My Canon career took me through the FTb, two AE-1's, three Canon F1's, a T-90 (a camera way ahead of it's time as far as I'm concerned) and an EF (also ahead of it's time but never really caught on).
And yes, that's an old Speedotron 2401A Power Pack the F1 is sitting on!
It was near the end of my Canon days that I made the move to Professional Photography. Shooting weddings 'back in the day' wasn't considered professional unless you shot with Medium Format. Bronica, Mamiya, Hasselblad and Pentax were the big names.
I tried the Mamiya RZ67 for a while, but it was just too big (6x7 format) to hand-hold at weddings. Otherwise, this was an amazing camera! So I started to look for a smaller medium format camera. I avoided the Hasselblad counter at Vistek like the plague. It was expensive and I didn't want to go there. But after trying the competition I finally gave in and tried one. It was love at first click! As soon as I picked up the 503cx I knew it was my camera. I wish I still had it, the 503cx or later the 503cw.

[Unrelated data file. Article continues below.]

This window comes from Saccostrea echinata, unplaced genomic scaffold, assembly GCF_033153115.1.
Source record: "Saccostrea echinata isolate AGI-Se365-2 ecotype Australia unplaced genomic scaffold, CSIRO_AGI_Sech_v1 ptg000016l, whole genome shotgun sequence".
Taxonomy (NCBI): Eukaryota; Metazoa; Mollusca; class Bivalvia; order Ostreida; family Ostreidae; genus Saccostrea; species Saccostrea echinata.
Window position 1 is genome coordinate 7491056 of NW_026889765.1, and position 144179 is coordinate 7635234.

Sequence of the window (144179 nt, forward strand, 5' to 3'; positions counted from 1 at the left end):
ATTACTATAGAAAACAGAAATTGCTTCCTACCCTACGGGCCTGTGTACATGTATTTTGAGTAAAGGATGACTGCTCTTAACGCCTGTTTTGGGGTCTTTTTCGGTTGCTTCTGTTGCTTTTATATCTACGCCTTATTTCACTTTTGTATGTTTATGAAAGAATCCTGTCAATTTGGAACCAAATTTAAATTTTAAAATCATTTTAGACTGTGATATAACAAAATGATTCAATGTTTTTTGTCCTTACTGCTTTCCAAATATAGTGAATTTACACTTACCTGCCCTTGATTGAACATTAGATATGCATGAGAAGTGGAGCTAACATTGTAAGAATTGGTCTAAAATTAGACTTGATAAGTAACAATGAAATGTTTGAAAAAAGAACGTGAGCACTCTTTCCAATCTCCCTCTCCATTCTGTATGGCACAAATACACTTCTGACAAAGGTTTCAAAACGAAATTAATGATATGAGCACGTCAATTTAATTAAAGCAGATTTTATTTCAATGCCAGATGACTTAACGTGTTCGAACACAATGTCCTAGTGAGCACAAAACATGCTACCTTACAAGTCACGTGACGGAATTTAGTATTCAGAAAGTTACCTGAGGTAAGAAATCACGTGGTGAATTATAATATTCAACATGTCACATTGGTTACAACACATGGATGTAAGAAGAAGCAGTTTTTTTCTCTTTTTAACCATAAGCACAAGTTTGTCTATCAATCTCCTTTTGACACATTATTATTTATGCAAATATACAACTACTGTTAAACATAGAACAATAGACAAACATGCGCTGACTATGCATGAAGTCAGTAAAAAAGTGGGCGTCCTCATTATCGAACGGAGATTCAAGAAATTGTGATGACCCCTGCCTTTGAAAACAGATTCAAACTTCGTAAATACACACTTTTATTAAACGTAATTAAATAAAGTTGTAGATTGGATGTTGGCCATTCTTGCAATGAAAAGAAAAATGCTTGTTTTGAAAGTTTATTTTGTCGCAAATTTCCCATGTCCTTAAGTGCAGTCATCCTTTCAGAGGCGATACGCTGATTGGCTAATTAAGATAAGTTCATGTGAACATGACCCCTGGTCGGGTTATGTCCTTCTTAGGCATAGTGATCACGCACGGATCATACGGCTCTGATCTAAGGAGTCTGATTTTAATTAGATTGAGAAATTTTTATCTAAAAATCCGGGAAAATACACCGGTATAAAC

They were beautifully crafted and definitely work-horses. The Zeiss lenses were second to none and I had 4 of the best, the 50mm, 80mm, 120 Macro and 150mm. Funny how now I have three zooms and find that restricting. I don't even have a picture of either of my beloved Hassy's. So sad. This one of the 503cw is borrowed off the internet and styled to coordinate with the page. Maybe one day I'll pick up a used one just to sit on the shelf next to my other 'antiques'.
The Hasselblads lasted for nearly 15 years. Not one repair, never a break-down. Some of my best, all-time favourite images were taken with those two cameras.
I have also used, and still have a Calumet 4x5 Rail Camera with an outstanding Linhof Lens. I haven't used it in years, and only once for a professional job. This is a slow camera to use, with the image being not only reversed, but upside down in the viewfinder. This camera forces you to learn composition like no other. I still have some 4x5 film holders and maybe someday will load a couple just for the joy of it.
AND THEN CAME DIGITAL
The world was changing and going digital. Talk about a roller-coaster ride. Well, in summary, the Hasselblads got traded in, along with the Canon (all except my F1) and digital I went.